Bob Reinhardt’s master’s thesis is growing into a full-fledged endeavor that he says will take years to complete.
Probably until he retires.
“It’s a long-term project,” he said.
It’s also a project that involves a Baker County village that disappeared.
Reinhardt’s work started 15 years ago at the University of Oregon when he began researching the old town of Detroit, along the North Santiam River in the Cascade foothills east of Salem.
Detroit disappeared beneath its namesake reservoir after a dam was built in the early 1950s.
While studying the history of Detroit, Reinhardt discovered more towns that had the same fate — including Robinette, at the eastern edge of Baker County.
“I had advisors who said there are dozens of these places in the American West,” he said.
Reinhardt learned more about the topic during a stint as executive director at the Willamette Heritage Center in Salem.
“It gave me the opportunity to return to the topic,” he said.
He’s now in his fifth year at Boise State University, where he is an associate professor in the department of history.
He has named his project “The Atlas of Drowned Towns.”
In 2020, he received a “digital project for public” discovery grant from the National Endowment for the Humanities to help “recover and interpret the history of these towns that were displaced or disappeared,” he said.
The list includes Robinette, which was on the banks of the Snake River east of Richland.
Robinette, named for James Robinette, who settled in the area in 1887, had its post office established in 1909.
The town, which had a population of 25 to 30 for much of its history, was abandoned in 1957 as construction neared completion on Brownlee Dam on the Snake.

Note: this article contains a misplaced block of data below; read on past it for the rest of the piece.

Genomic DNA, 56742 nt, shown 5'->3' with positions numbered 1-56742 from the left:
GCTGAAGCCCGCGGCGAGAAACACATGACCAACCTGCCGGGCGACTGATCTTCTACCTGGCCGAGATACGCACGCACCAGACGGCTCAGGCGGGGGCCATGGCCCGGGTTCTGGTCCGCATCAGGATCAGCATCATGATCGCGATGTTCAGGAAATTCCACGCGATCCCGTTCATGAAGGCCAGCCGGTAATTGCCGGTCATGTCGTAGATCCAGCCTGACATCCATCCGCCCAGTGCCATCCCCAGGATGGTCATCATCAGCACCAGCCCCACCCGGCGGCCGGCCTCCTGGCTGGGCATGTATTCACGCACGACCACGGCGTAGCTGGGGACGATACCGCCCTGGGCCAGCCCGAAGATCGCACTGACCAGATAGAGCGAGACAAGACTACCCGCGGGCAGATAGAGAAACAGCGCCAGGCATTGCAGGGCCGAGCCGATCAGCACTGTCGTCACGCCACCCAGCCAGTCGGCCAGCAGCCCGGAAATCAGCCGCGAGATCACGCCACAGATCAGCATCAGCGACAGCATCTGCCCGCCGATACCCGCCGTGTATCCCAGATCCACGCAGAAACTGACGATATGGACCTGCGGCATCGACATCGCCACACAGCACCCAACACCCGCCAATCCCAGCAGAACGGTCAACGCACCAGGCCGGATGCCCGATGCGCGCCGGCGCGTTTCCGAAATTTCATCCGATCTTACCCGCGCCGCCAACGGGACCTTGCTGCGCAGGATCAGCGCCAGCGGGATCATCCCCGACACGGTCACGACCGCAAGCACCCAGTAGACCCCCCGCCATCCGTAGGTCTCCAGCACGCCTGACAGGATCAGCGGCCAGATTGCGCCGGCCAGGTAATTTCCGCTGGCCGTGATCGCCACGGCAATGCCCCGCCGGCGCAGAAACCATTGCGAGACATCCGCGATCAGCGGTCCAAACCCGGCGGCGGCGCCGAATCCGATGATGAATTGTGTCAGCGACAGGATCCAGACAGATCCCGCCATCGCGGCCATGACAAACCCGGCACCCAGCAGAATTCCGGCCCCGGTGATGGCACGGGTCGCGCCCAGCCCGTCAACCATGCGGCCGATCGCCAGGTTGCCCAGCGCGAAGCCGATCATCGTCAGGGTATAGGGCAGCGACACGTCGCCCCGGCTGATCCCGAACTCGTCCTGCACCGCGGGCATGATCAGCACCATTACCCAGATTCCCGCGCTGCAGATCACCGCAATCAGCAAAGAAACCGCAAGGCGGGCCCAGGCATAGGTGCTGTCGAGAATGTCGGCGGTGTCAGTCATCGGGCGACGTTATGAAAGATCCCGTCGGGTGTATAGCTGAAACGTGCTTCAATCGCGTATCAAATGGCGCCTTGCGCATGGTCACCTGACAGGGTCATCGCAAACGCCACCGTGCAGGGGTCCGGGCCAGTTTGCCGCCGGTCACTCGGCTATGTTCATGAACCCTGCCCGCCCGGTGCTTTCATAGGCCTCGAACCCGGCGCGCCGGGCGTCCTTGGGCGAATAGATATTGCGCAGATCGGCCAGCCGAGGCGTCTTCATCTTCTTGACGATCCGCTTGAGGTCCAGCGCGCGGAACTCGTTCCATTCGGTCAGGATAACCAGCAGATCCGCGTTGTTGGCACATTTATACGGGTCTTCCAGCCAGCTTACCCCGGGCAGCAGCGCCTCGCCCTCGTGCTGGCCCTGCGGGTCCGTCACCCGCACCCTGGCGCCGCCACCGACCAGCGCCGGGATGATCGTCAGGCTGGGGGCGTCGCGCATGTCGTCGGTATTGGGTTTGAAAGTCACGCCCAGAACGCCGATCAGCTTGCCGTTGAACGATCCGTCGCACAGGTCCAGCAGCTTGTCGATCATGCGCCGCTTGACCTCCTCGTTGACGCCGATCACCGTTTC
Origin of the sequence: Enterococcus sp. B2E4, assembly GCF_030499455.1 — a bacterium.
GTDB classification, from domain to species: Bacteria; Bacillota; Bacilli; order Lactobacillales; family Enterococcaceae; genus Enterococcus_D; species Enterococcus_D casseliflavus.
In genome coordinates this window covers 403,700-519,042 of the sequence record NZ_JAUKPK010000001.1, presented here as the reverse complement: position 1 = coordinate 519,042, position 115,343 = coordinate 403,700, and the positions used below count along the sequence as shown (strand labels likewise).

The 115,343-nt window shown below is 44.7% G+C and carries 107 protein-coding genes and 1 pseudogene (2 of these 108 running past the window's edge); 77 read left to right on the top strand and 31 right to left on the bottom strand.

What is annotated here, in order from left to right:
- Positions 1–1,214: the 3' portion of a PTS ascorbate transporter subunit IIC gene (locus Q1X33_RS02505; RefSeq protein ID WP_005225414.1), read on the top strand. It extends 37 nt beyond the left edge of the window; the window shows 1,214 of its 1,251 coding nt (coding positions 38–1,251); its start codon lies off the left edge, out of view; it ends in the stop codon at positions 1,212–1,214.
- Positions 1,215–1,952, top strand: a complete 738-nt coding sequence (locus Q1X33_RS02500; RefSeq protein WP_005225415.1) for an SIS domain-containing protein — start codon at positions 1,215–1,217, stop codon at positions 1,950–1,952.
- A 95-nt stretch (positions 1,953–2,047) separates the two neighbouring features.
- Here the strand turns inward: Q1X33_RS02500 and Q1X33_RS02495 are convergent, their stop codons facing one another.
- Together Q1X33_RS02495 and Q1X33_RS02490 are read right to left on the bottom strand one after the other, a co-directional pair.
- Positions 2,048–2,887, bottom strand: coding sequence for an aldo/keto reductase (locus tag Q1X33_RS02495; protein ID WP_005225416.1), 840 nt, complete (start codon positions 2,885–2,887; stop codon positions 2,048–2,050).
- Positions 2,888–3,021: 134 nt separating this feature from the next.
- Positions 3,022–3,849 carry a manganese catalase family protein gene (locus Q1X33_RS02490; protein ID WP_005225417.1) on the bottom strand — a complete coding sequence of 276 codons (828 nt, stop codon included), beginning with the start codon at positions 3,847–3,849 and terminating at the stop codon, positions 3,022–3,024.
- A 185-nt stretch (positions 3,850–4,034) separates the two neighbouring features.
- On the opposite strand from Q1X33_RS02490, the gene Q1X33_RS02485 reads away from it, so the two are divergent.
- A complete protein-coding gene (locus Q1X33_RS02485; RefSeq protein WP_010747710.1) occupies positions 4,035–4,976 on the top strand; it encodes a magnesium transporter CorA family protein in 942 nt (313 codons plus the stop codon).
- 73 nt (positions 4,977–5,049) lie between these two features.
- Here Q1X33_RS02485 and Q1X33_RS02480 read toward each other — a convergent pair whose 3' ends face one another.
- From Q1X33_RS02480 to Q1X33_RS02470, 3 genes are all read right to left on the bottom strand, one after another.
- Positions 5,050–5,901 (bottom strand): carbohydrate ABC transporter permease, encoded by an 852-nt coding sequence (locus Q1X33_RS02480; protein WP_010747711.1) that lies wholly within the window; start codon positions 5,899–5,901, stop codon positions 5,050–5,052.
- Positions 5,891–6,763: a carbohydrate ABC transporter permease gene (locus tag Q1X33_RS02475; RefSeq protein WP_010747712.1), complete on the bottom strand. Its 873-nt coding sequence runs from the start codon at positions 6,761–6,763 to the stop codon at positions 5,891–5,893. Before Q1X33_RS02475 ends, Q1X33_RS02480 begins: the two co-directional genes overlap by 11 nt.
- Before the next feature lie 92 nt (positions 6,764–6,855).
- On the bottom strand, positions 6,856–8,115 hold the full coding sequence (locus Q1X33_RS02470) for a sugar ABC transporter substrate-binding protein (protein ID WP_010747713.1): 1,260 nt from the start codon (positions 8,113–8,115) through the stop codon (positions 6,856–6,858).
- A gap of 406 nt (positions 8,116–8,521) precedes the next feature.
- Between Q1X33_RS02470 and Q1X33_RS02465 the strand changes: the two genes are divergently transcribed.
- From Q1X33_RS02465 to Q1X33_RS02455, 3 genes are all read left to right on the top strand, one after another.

Brownlee Reservoir inundated the site of Robinette in 1958.
Reinhardt is coming to Baker City on Tuesday, Nov. 9, to talk about his project and collect stories about Robinette from local residents.
The event is part of a new lecture series that will be held on the second Tuesday of each month at the Baker Heritage Museum, 2480 Grove St.
His talk starts at 6 p.m. in the upstairs ballroom.
“I’m hoping a lot of people show up who want to share memories,” he said.
He’ll also have a question-and-answer session to see what local residents would like to see in this project.
Although some instances of drowned towns date back to the 1920s, Reinhardt said most occurred during 1950s, ’60s and ’70s when many dams were built across the Northwest.
Some, like Detroit, were moved to higher ground nearby.
But others, like Robinette, just disappeared.
Some of the buildings from Robinette were moved to Richland or Halfway, and still stand.
Reinhardt’s goal is to preserve the oral histories of these towns.
“To capture the stories of people who lived in these places,” he said.
He plans to hold a History Jamboree in the future to collect stories and document artifacts tied to the drowned towns.
He said graduate students will help with this field work.
During his research, Reinhardt said he’s been surprised at “how little vocal resistance there was” to the building of dams and subsequent reservoirs.
“It’s a really traumatic event — the absolute destruction of a place they’ve come to call home,” he said. “It’s a really interesting and sad puzzle — how did people come to accept that?”
Right now he’s working on an inventory of drowned towns, starting with the Snake River.
“It’s been a real process of discovery and enlightenment for me,” he said.
He has a map posted on the website drownedtowns.com.
The website also has a place where people can send a note with information about a drowned town.